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Update – fake review websites

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Fake review websites are an increasing problem for businesses that market their products online. A fake review site is a website/blog or other online resource which is set up for the purpose of reviewing goods and services for consumers. These sites are set up by product vendors or their online affiliates for the purpose of generating sales of their goods and services and/or commissions for online affiliates, however consumers are generally unaware of this aim. These sites often engage in misleading and deceptive conduct and create commercial issues for businesses whose competitors use them.  If one of your competitors is using a fake review websites it will likely be costing you sales.

As many of these sites are established or based in the United States, developments in US law and regulatory guidelines are very relevant. The US Federal Trade Commission (“FTC”) has recently released a revised guide concerning endorsement and testimonial advertising (“the Guide”). The Guide is effective from 1 December 2009 and will significantly increase the possibility of liability under the FTC Act.  The Guide is relevant to the problem of fake review websites as essentially these websites are providing false testimonials.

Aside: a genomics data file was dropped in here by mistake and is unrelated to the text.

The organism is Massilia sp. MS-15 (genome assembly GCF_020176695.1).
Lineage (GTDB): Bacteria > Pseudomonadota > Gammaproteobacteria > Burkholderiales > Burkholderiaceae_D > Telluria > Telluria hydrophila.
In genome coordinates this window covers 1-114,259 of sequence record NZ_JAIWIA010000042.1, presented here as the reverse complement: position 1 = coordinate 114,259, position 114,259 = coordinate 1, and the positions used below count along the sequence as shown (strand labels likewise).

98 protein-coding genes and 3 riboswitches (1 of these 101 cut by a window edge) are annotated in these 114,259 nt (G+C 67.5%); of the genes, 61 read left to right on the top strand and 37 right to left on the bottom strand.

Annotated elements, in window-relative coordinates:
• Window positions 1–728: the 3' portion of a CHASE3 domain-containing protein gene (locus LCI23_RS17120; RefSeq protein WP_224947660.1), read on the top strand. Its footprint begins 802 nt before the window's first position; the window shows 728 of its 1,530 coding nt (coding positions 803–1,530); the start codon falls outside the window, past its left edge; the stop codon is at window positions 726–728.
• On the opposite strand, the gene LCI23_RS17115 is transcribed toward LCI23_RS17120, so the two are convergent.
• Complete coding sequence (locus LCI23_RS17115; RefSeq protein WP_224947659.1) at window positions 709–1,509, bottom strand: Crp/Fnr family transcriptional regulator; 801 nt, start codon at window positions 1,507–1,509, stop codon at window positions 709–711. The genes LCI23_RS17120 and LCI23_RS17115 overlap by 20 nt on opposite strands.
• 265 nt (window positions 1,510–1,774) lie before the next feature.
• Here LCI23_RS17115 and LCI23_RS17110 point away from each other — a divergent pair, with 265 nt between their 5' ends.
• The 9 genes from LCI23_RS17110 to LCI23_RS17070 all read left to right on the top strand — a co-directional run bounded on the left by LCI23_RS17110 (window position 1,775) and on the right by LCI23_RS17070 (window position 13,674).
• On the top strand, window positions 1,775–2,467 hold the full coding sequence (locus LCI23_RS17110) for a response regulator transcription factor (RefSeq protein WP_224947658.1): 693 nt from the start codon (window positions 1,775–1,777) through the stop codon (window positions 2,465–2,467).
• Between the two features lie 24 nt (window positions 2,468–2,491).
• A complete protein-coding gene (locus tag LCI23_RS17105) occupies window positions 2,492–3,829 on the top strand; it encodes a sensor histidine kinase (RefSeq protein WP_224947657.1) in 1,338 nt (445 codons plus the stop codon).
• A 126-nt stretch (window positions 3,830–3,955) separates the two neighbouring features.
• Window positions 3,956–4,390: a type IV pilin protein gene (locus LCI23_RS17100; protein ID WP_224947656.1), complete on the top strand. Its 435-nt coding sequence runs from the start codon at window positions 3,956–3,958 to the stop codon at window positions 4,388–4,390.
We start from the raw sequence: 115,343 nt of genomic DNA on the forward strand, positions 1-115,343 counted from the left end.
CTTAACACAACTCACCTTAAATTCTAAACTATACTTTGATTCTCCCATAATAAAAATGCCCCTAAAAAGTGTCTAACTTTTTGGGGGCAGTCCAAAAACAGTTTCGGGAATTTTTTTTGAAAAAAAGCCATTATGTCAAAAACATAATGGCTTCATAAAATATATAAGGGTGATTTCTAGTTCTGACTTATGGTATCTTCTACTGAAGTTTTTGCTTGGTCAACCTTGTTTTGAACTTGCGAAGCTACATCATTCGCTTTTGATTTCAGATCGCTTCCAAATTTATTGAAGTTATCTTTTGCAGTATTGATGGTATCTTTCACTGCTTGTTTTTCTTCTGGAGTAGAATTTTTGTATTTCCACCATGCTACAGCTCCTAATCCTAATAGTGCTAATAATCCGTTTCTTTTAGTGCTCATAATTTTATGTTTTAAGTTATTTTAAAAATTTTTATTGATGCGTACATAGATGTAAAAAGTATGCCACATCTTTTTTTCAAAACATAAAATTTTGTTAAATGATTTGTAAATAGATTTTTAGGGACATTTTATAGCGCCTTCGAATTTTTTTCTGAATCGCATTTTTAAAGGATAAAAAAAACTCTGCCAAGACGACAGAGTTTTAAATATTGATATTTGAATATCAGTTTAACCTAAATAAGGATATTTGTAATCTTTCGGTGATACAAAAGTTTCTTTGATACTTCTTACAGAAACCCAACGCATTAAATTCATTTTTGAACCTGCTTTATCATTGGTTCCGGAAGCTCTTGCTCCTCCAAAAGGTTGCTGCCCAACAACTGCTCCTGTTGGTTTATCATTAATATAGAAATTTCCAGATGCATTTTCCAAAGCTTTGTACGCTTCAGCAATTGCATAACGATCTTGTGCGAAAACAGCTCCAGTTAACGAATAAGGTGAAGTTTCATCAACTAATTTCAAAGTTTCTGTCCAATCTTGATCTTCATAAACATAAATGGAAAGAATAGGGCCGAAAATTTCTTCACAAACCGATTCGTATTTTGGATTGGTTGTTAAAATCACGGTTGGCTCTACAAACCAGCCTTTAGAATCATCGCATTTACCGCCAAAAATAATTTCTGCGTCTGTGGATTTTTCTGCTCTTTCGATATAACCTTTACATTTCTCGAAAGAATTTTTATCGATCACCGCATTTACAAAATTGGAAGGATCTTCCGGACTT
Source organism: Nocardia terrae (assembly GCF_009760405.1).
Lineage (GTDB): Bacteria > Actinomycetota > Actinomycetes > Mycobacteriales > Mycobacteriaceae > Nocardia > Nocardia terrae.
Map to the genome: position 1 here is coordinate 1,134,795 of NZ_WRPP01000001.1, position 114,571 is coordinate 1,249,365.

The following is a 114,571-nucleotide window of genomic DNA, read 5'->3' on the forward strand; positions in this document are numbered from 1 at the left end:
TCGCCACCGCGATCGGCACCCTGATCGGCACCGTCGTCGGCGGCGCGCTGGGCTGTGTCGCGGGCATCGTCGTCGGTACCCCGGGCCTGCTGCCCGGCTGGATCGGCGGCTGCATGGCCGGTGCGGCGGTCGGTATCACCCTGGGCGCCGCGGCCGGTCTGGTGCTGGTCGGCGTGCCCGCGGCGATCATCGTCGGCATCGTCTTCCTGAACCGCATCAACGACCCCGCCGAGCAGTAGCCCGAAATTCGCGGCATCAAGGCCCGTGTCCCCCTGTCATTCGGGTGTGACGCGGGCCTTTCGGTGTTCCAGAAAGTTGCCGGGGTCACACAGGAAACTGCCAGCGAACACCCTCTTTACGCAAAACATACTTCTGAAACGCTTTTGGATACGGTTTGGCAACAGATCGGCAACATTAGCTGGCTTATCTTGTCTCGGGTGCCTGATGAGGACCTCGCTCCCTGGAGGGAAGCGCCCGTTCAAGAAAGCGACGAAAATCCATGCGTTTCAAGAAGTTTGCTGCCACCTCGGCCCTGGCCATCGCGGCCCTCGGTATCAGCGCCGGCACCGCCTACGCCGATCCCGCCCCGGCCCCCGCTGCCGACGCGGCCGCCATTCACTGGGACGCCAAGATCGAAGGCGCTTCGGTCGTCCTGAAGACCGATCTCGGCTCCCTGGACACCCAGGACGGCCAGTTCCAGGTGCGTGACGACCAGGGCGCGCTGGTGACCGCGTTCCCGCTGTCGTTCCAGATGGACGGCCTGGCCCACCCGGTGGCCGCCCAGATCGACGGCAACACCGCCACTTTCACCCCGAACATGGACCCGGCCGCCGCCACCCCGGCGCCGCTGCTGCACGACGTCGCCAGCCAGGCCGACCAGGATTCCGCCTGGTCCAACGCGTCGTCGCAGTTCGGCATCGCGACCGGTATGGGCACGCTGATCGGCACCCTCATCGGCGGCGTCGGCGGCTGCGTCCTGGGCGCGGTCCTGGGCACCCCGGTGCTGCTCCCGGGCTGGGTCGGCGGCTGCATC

The Guide aims to make sure endorsements (i.e. positive reviews) “reflect the honest opinions, findings, beliefs, or experience of the endorser (i.e. reviewer).” Specifically, they require that:

  • Advertisers (product owners) must disclose material connections between themselves and the reviewer. Material connections are those that are not reasonably expected by the audience.
  • Expert endorsements must be based on an evaluation that includes “examination or testing of the product at least as extensive as someone with the same degree of expertise would normally need to conduct in order to support the conclusions in order to support the endorsement”.
  • Advertisers are liable for false or unsubstantiated statements made through endorsements.
  • Endorsers may also be liable for statements made in the course of their endorsements.
  • Advertisers participating in a blog advertising service (which could include review websites or personal blogs) may be held liable for statements made by bloggers about the advertiser’s products. The blogger, too, may be held liable for his or her statements about the product.

As failure to do any of the above could result in liability under the United States FTC Act for the advertiser as well as the endorser, the Guide will provide companies with additional strategies for dealing with fake review sites along with those discussed in our previous article on this topic.

Please contact one of our Technology & Media lawyers if you would like further information.

Authors: Darren Sommers and Louise Tolson